I thought it is fine to use older no longer supported PHP versions as long as they are supported by the OS (e.g. Debian, Ubuntu, etc.). I've changed my mind after reading blog posts and noticing a change within PHP ecosystem.
Let me explain why I changed my mind and why you should prefer official supported versions instead. This not only is true for PHP but any software.
How I used to think ¶
I always thought it is fine to use outdated versions as long as they are covered by my operating system like Ubuntu. I thought the operating system will invest time to keep those versions secure. I didn't mind to run web projects on older versions and to provide TYPO3 extensions or composer packages for outdated versions.
Sources that proof me wrong ¶
I then discovered those sources:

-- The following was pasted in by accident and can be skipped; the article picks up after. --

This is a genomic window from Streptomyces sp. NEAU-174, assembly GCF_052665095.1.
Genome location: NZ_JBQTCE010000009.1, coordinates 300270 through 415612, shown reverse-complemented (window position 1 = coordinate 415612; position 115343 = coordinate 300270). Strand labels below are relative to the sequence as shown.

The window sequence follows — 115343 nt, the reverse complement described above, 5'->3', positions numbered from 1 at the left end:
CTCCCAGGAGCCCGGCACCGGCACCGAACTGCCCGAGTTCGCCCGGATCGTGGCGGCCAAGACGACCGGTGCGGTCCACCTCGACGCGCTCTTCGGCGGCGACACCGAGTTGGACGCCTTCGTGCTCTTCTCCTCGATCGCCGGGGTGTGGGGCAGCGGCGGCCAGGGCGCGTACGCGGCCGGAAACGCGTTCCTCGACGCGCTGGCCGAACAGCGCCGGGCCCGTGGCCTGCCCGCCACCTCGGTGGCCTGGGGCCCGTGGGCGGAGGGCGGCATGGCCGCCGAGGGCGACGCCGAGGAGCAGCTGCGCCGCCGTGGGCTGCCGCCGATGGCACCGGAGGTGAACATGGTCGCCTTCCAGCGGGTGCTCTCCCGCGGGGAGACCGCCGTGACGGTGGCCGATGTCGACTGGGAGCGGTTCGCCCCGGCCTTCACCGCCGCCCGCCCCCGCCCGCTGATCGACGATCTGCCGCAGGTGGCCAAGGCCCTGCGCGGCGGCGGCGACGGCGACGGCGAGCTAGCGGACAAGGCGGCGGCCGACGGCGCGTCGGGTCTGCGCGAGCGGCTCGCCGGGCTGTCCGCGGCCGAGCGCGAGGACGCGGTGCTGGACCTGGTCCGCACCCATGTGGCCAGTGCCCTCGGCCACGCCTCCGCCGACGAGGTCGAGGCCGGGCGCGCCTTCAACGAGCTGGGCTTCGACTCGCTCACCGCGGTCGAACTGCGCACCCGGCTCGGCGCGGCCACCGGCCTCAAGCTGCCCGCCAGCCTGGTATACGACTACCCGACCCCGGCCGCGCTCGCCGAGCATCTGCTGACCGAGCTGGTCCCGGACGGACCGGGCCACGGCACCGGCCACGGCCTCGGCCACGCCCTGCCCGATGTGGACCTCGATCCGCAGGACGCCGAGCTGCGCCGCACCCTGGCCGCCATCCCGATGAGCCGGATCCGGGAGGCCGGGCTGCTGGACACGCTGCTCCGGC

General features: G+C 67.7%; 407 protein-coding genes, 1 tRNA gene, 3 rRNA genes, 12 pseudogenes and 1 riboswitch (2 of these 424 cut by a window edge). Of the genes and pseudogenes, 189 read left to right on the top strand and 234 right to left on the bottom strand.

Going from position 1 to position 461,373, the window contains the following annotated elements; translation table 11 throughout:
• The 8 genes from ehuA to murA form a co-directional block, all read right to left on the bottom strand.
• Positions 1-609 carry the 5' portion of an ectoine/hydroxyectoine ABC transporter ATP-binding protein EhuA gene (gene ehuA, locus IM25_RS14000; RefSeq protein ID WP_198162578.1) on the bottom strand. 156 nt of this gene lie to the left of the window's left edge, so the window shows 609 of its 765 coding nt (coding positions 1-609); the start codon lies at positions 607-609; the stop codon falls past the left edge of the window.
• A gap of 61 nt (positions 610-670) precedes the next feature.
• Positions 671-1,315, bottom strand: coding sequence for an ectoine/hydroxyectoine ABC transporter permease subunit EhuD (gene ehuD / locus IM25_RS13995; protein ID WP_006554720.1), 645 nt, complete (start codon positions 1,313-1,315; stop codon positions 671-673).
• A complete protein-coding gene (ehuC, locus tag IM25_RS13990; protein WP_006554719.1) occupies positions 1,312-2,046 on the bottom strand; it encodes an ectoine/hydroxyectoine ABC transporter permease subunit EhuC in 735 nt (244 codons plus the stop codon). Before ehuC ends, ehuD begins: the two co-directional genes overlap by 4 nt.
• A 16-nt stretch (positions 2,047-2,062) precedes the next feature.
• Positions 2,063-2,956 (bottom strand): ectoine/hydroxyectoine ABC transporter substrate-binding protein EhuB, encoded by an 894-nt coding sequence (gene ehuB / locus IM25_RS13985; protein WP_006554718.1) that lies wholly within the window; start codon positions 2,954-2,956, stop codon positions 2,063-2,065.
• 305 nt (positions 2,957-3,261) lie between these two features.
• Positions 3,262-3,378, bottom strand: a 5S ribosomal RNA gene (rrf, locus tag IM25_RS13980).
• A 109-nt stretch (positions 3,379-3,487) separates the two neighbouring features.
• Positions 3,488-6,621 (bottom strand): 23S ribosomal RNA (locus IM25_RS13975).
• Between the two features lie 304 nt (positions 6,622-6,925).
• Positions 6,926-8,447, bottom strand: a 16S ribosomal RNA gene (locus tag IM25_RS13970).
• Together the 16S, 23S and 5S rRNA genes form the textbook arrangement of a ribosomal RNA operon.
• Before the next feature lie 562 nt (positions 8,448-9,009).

It also feels like the PHP ecosystem is changing. Libraries and tools are only covering official supported PHP versions as listed here: https://www.php.net/supported-versions.php.
My outcome ¶
This leads to issues if you stick to older PHP versions. You might lack security updates as they take some extra time. You might not be able to use some new library or latest versions of libraries including features and fixes.
Furthermore, you create technical debt as you might need to update to newer PHP versions anyway, but with larger code bases in case you keep adding lines of code.
There are tools like rector (https://getrector.org/) which allow you to upgrade your code base to support newer PHP versions nowadays. Also tools like PHPStan (https://phpstan.org/) allow you to check compatibility with PHP versions. It is not as hard to update as it was some years ago.
Further reading ¶
I recommend checking my Reddit post regarding this blog post, so you get further insights and opinions: https://www.reddit.com/r/PHP/comments/wumtvm/why_legacy_php_versions_maintained_by_os_might/.
You might also be interested in the following blog post: https://php.watch/articles/extend-lifetime-legacy-php.